Here are the principal differences in spelling between English and American English.

English

American English

Final -l is always doubled after one vowel in stressed and unstressed syllables in English but usually only in stressed syllables in American English, for example:

rebel > rebelled
travel > travelled

rebel > rebelled
travel > traveled

Some words end in -tre in English and -ter in American English, for example:

centre
theatre

center
theater

Some words end in -ogue in English and -og in American English, for example:

analogue
catalogue

analog
catalog

Some words end in -our in English and -or in American English, for example:

colour
labour

color
labor

Some verbs end in -ize or -ise in English but only in -ize in American English, for example:

realise, realize
harmonise, harmonize

realize
harmonize

HERE ARE SOME OF THE COMMON DIFFERENCES

CLOTHES

In the UK, we would be embarrassed if people saw our pants. why?

British English

American English

Trousers

Pants

Pants / Underwear / Knickers

Underwear / panties

Jumper / Pullover / Sweater /
Jersey

Sweater

Pinafore Dress

Jumper

Vest

Undershirt

Waistcoat

Vest

Wellington Boots / Wellies

Galoshes

Mac (slang for Macintosh)

Rain Coat

Plimsolls

Gym Shoes

Trainers

Sneakers

Braces

Suspenders

Suspenders

Holds up stockings

Dressing Gown

Robe

Nappy

Diaper

Pinny / Apron

Apron

Polo Neck

Turtle Neck

Dressing Gown

Bath Robe

Swimming costume / Cozzy

Bathing Suit

AT SCHOOL

Stop mucking around and get on with your work,”
shouted the teacher to two students who were off task.

British English

American English

Friend / Mate

Friend

Glue

Gum

Rubber

Eraser

Maths

Math

Public School

Private School

State School

Public School

Holiday

Vacation

School dinner

Hot Lunch

Staff Room

Teachers Lounge

Plimsolls

Gym Shoes

“Mucking Around” / Off Task

Off Task / Fooling Around /
“Goofing Off”

Play Time / Break Time

Recess

Open Day / Open Evening

Open House

Marking Scheme

Grading Scheme

Drawing pins

pushpins or thumbtacks

ON THE ROAD

In the UK, we drive slowly over sleeping policemen.
Are we afraid of waking them up?

British English

American English

Sleeping Policeman /speed bump

Speed bump

Car park

Parking Lot

Car Journey / drive

Road Trip

Zebra Crossing / Pedestrian Crossing

Cross Walk

Lollipop Man or Lady

Crossing Guard

Motorway

Freeway

Traffic Jam / Tailback

Traffic Jam

Lorry

Truck

Articulated Lorry

Tractor Trailer /
Trailer Truck

Petrol

Gas / Gasoline

Pavement

Sidewalk

Petrol Station

Gas Station

Skip

Dumpster

Diversion

Detour

Fire Engine

Fire Truck

Phone Box

Telephone Booth

BUILDINGS / SHOPS

British English

American English

Semi-Detached House

Duplex

Flat (one storey) appartment

Apartment

Terrace (row of houses joined)

Town House

Chemist

Drug Store / Druggist

Cafe / Caff (not 24 hrs)

Diner

Bungalow

House (one story)
Ranch House

FOOD

Are you Peckish? (Are you Hungry?)

What’s for afters? Have you had your pudding yet?

Are you feeling peckish (hungry)?

That food looks very scrummy (delicious)

British English

American English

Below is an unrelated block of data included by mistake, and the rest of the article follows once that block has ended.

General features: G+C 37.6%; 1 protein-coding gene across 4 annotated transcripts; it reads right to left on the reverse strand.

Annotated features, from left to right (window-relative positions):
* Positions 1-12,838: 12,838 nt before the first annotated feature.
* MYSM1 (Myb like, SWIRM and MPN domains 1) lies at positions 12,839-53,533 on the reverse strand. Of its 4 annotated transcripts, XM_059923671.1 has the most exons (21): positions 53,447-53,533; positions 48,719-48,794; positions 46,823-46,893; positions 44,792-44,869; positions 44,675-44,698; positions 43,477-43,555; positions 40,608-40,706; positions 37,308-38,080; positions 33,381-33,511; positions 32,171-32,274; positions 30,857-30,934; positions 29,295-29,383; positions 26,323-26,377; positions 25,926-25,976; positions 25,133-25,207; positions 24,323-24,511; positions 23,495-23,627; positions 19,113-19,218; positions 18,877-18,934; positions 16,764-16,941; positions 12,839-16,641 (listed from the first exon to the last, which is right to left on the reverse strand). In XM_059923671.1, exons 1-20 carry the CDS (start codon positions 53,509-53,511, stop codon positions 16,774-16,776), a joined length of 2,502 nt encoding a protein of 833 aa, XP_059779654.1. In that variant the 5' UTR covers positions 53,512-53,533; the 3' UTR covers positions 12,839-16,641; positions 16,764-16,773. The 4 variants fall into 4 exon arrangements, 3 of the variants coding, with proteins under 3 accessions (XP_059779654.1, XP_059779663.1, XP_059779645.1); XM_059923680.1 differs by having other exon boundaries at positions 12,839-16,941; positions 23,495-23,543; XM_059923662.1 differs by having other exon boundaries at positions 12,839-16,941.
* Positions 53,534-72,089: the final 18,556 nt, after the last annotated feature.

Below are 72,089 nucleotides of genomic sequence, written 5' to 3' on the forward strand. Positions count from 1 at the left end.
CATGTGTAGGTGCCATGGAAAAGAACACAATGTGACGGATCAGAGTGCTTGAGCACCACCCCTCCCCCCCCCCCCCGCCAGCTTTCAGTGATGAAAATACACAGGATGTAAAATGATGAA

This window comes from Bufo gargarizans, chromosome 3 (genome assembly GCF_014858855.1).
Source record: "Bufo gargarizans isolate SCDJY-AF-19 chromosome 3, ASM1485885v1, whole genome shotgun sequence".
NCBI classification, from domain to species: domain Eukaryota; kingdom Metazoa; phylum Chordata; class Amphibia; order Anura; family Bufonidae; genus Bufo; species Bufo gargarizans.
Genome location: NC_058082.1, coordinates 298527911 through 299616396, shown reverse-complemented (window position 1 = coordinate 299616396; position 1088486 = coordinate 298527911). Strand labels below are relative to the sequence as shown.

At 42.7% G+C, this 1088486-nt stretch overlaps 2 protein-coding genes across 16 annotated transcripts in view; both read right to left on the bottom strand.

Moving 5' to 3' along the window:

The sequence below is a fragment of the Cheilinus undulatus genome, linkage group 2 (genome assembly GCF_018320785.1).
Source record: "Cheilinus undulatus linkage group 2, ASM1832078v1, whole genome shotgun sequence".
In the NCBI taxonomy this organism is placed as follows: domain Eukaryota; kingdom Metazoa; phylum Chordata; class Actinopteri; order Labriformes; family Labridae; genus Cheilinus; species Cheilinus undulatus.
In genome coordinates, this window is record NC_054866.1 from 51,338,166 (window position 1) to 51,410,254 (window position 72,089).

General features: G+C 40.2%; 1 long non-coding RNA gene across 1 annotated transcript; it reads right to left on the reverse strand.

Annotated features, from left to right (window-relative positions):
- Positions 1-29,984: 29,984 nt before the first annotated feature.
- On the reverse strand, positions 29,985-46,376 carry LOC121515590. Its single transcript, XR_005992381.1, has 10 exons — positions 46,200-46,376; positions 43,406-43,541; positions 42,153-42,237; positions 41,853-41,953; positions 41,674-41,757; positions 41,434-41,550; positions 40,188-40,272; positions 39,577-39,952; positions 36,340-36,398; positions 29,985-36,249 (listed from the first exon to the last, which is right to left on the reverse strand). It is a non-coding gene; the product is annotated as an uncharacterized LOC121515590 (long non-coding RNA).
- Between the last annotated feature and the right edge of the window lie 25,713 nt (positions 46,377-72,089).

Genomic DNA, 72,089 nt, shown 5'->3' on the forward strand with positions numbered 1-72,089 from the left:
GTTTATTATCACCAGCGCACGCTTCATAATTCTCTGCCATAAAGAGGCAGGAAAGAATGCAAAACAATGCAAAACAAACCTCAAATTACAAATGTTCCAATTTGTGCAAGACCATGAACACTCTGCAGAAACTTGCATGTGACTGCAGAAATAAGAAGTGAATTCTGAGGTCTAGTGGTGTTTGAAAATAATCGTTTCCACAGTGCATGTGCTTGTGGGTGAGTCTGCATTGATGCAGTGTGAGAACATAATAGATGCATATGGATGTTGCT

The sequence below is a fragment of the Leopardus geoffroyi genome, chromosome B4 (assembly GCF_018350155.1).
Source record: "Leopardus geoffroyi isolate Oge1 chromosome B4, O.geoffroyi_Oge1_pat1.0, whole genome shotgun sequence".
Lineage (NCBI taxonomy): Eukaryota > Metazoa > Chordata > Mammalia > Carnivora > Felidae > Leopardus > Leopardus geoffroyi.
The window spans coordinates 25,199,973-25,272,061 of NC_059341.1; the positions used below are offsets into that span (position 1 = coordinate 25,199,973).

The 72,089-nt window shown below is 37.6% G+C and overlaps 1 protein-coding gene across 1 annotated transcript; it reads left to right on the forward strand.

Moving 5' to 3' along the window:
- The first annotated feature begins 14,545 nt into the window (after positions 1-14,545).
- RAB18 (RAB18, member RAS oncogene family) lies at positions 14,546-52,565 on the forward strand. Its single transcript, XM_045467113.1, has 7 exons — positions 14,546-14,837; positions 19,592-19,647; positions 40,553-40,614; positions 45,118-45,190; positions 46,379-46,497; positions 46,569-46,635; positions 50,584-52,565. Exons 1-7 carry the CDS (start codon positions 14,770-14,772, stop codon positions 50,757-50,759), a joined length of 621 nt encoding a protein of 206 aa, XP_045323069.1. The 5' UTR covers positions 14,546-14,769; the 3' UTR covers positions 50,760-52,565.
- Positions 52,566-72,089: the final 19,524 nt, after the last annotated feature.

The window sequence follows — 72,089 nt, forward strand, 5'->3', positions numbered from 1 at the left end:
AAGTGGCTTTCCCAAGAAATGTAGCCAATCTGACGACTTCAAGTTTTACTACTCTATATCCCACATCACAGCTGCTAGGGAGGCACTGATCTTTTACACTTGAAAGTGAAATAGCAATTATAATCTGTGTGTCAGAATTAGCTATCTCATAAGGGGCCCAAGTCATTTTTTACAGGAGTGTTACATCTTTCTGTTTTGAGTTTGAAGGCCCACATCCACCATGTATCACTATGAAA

Biscuit / Bickie
(A cookie is a large biscuit)

Cookie

Scone

Biscuit

Fairy Cake

Cup Cake

Courgette

Zucchini

Sweets

Candy

Sausage / Banger

Sausage

Crisps

Chips

Chips
(French Fries in McDonald’s)

French Fries

Starter

Appetizer

Puddings / Afters / Dessert /
Sweets

Dessert

Jacket Potato / Baked Potato

Baked Potato

Jam

Jelly or Jam

Jelly (a dessert in th UK)

Jell-o (flavoured gelatin)

Aubergine

Eggplant

Sandwich / Butty / Sarny

Sandwich

Ice lolly

Popsicle

Bill (at restaurant)

check

Grill

Broil

Food / Grub / Nosh

Food

Rasher

A slice of bacon

Eggy bread (fried)

French Toast

Runner beans

Green beans

Soldiers (We dip soldiers in our soft boiled eggs)

Finger sized slices of toast.

Take-away

Take out

Scotch Pancakes

Flapjacks

Flapjacks in England are oats mixed with honey and/or golden syrup and baked then cut into slices. sometimes raisins are added to the mixture.

PARTS OF A CAR

British English

American English

Bonnet

Hood

Windscreen

Windshield

Boot

Trunk

Reversing lights

Back-up lights

Exhaust pipe

Tail pipe / Muffler

IN AND AROUND THE HOUSE

I watch the telly whilst lying on the settee.

Whilst is used in British English. It is another word for while

British English

American English

The Toilet / Loo / The John /
Bog / WC / Visiting the little boys (little girl’s room).

Bathroom / Restroom

Bathroom – the room where the bath is. If you asked us for the bathroom we will think you want to have a bath!

Tap

Faucet

Garden

Backyard / Yard

Wardrobe

Closet

Bin / Dust Bin

Trash Can

Telephone / Blower / Phone

Telephone

Television / Box / Telly/ TV

TV / Television

Cooker

Range or Stove

Couch / Sofa / Settee

Sofa

Hand Basin / Sink

Sink

Run the bath

Fill the tub

PEOPLE

British English

American English

Girl / Lass

Girl

Boy / Lad

Boy

Man / Bloke / Gentleman / Guy /
Chap

Man / Guy

Lady / Woman

Lady

Policeman / Bobby / Copper

Policeman / Cop

Postman

Mailman

Dustman

Garbage Man

Friend / Pal / Chum / Mate /
Buddy

Friend / Buddy

Cashier

Teller

Lollypop Man

Crossing Guard

Nutter

Crazy Person

Mum / Mummy / Mom

Mom

SPORT

British English

American English

Football

Soccer

Rounders

Baseball

Bat (table tennis)

Paddle (ping pong)

OTHER WORDS

British English

American English

Torch

Flashlight

Plaster

Band-Aid

Autumn

Fall

Bank Holiday

National Holiday

Lift

Elevator

Queue

There’s a queue.

Stand in a Line

There’s a line.

Quid (slang for pound)

Bucks

Surgery

Doctor’s office

Trodden on

Stepped on

I’m knackered

I’m Beat

Kip / sleep

sleep

Nick

steal

Wireless / Radio

Radio

Starkers / naked

Naked

Come round

Come over

Off you go

Go ahead

It’s gone off

It’s spoiled

Lady bird

Lady bug

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